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There is an excellent slideshow entitled Perl Myths by Tim Bunce of DBI fame, busting the long lived Perl misconceptions. I would post it to the News section of this site - but I have a couple of comments on it.

I'll start that the numbers showing CPAN expotential growth should not be treated as Perl specialty - it is Open Source as a whole that has this property. But still no other language has so much infrastructure built for making the openly available code useful. CPAN was the first of a kind repository and it is also the first one to reach such a massive scale forcing us to find ways to keep it useful under this expotential growth. And this is something that will not be easily copied by other languages - because it is an ecosystem - a complex conglomerate of software tools, social practices and supporting organisations. The testing culture with supporting modules, dependency scanning , Perl::Critic, mailing lists, IRC chatrooms, TPF and our own site are all elements of it. This is where the language maturity really shows off. And there are new experiements mashrooming all the time - like Annotated CPAN documentation and CPAN::Forum (which is, by the way, waiting for some Google Summer of Code applicants to write a mailing list gateway and other improvements).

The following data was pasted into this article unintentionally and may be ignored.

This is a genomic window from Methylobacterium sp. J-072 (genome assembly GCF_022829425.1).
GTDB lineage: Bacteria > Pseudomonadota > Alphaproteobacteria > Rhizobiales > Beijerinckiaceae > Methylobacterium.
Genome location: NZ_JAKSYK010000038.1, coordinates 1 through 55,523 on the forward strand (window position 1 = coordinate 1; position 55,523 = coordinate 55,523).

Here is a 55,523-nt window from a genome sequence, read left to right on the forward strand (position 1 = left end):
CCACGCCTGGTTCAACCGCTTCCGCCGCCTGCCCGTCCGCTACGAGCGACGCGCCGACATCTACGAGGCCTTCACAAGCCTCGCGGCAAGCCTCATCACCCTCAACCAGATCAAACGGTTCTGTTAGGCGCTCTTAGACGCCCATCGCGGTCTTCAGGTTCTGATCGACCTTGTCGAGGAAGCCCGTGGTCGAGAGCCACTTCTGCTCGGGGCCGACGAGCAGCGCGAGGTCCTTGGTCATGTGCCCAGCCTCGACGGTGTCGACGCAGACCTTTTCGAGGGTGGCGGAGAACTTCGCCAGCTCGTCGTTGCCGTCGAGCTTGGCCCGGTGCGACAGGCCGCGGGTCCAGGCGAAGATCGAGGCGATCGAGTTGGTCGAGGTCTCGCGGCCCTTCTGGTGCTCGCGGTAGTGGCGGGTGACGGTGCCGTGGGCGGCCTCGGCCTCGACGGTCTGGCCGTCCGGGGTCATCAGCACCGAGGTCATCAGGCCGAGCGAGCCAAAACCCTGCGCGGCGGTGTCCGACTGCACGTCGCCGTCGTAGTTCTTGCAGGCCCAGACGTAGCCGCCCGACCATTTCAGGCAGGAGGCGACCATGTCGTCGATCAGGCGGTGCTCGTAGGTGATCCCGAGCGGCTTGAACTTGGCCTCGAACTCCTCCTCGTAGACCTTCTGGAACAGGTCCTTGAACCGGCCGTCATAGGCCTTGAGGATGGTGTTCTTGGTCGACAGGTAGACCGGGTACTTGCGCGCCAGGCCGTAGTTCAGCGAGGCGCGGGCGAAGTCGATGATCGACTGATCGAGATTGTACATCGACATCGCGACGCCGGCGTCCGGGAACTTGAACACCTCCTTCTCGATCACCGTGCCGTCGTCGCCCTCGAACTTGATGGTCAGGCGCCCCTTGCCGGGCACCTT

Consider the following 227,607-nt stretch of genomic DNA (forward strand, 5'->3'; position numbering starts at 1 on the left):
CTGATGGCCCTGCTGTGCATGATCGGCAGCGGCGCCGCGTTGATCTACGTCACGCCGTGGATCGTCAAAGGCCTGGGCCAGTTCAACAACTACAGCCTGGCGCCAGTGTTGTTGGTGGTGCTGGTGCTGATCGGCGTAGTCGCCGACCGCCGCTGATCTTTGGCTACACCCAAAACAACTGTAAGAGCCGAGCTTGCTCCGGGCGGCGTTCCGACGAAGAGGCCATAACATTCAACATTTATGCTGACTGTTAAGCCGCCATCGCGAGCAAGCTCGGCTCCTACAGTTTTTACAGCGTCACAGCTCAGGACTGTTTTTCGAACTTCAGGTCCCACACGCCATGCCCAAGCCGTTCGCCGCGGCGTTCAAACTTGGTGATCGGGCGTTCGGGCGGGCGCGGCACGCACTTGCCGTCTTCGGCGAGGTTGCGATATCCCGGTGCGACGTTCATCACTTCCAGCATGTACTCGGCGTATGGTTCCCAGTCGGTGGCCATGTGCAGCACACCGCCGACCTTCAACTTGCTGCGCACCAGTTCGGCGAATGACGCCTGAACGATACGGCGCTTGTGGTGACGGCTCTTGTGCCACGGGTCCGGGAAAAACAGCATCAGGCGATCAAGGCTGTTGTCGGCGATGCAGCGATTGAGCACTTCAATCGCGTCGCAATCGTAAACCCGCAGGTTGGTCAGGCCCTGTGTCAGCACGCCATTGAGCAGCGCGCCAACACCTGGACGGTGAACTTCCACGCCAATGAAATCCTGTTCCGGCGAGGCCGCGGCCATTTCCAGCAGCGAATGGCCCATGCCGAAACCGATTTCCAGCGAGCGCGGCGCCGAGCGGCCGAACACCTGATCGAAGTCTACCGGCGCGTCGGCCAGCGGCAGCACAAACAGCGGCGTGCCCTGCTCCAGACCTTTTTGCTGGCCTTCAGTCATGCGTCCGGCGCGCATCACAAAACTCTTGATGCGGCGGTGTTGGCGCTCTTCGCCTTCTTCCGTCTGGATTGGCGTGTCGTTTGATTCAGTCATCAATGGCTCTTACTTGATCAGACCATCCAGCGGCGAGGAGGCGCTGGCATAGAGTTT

And in the face of expotential growth of all Open Source software Perl is once again in the avant garde treading the new ways of maintaining a massive ecosystem of interdependend code libraries.

Update: There are other versions of that talk (including a video) linked from Tims blog
Related:Have you heard about recent startups using Perl?, What can bring the excitement back to Perl?
Update: Divine Invention: An interview with Larry Wall: "Most other computer languages are pretty sterile. They're about technology. The difference with Perl is that I decided to create the culture at the same time as I was creating the language."

In reply to It is the ecosystem by zby

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